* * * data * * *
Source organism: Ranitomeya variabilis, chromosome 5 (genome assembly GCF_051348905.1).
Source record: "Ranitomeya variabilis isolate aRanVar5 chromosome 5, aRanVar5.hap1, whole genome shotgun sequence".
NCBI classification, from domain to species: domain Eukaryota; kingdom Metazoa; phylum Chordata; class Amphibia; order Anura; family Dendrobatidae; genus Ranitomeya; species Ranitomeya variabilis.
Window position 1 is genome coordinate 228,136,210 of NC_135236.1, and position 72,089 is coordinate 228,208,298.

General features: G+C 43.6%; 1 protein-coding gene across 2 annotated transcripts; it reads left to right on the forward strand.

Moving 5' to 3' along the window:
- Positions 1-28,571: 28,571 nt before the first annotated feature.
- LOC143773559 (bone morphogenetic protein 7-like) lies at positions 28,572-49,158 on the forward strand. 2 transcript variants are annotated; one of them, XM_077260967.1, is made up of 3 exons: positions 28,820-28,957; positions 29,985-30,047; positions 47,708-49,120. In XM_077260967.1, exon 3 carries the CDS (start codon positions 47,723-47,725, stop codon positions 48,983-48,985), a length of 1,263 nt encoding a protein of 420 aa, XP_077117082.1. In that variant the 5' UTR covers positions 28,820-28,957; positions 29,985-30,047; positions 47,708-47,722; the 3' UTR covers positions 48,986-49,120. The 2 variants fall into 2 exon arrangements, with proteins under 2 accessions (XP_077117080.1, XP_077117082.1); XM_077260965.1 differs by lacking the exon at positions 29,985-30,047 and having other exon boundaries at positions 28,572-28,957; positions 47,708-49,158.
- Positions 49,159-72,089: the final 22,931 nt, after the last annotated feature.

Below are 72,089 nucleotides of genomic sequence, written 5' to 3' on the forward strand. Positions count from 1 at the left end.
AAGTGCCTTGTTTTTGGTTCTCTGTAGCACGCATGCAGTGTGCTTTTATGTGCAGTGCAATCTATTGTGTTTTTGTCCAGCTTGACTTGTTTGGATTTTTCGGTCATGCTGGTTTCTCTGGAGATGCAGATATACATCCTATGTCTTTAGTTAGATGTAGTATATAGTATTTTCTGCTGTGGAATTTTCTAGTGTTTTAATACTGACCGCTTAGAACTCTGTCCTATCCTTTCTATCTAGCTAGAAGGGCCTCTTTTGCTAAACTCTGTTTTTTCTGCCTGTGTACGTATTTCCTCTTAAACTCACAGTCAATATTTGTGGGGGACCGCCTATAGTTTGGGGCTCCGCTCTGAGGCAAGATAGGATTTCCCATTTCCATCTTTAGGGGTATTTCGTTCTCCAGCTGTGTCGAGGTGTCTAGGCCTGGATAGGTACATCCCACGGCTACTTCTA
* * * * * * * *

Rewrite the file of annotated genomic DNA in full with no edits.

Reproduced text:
Source organism: Ranitomeya variabilis, chromosome 5 (genome assembly GCF_051348905.1).
Source record: "Ranitomeya variabilis isolate aRanVar5 chromosome 5, aRanVar5.hap1, whole genome shotgun sequence".
NCBI classification, from domain to species: domain Eukaryota; kingdom Metazoa; phylum Chordata; class Amphibia; order Anura; family Dendrobatidae; genus Ranitomeya; species Ranitomeya variabilis.
Window position 1 is genome coordinate 228,136,210 of NC_135236.1, and position 72,089 is coordinate 228,208,298.

General features: G+C 43.6%; 1 protein-coding gene across 2 annotated transcripts; it reads left to right on the forward strand.

Moving 5' to 3' along the window:
- Positions 1-28,571: 28,571 nt before the first annotated feature.
- LOC143773559 (bone morphogenetic protein 7-like) lies at positions 28,572-49,158 on the forward strand. 2 transcript variants are annotated; one of them, XM_077260967.1, is made up of 3 exons: positions 28,820-28,957; positions 29,985-30,047; positions 47,708-49,120. In XM_077260967.1, exon 3 carries the CDS (start codon positions 47,723-47,725, stop codon positions 48,983-48,985), a length of 1,263 nt encoding a protein of 420 aa, XP_077117082.1. In that variant the 5' UTR covers positions 28,820-28,957; positions 29,985-30,047; positions 47,708-47,722; the 3' UTR covers positions 48,986-49,120. The 2 variants fall into 2 exon arrangements, with proteins under 2 accessions (XP_077117080.1, XP_077117082.1); XM_077260965.1 differs by lacking the exon at positions 29,985-30,047 and having other exon boundaries at positions 28,572-28,957; positions 47,708-49,158.
- Positions 49,159-72,089: the final 22,931 nt, after the last annotated feature.

Below are 72,089 nucleotides of genomic sequence, written 5' to 3' on the forward strand. Positions count from 1 at the left end.
AAGTGCCTTGTTTTTGGTTCTCTGTAGCACGCATGCAGTGTGCTTTTATGTGCAGTGCAATCTATTGTGTTTTTGTCCAGCTTGACTTGTTTGGATTTTTCGGTCATGCTGGTTTCTCTGGAGATGCAGATATACATCCTATGTCTTTAGTTAGATGTAGTATATAGTATTTTCTGCTGTGGAATTTTCTAGTGTTTTAATACTGACCGCTTAGAACTCTGTCCTATCCTTTCTATCTAGCTAGAAGGGCCTCTTTTGCTAAACTCTGTTTTTTCTGCCTGTGTACGTATTTCCTCTTAAACTCACAGTCAATATTTGTGGGGGACCGCCTATAGTTTGGGGCTCCGCTCTGAGGCAAGATAGGATTTCCCATTTCCATCTTTAGGGGTATTTCGTTCTCCAGCTGTGTCGAGGTGTCTAGGCCTGGATAGGTACATCCCACGGCTACTTCTA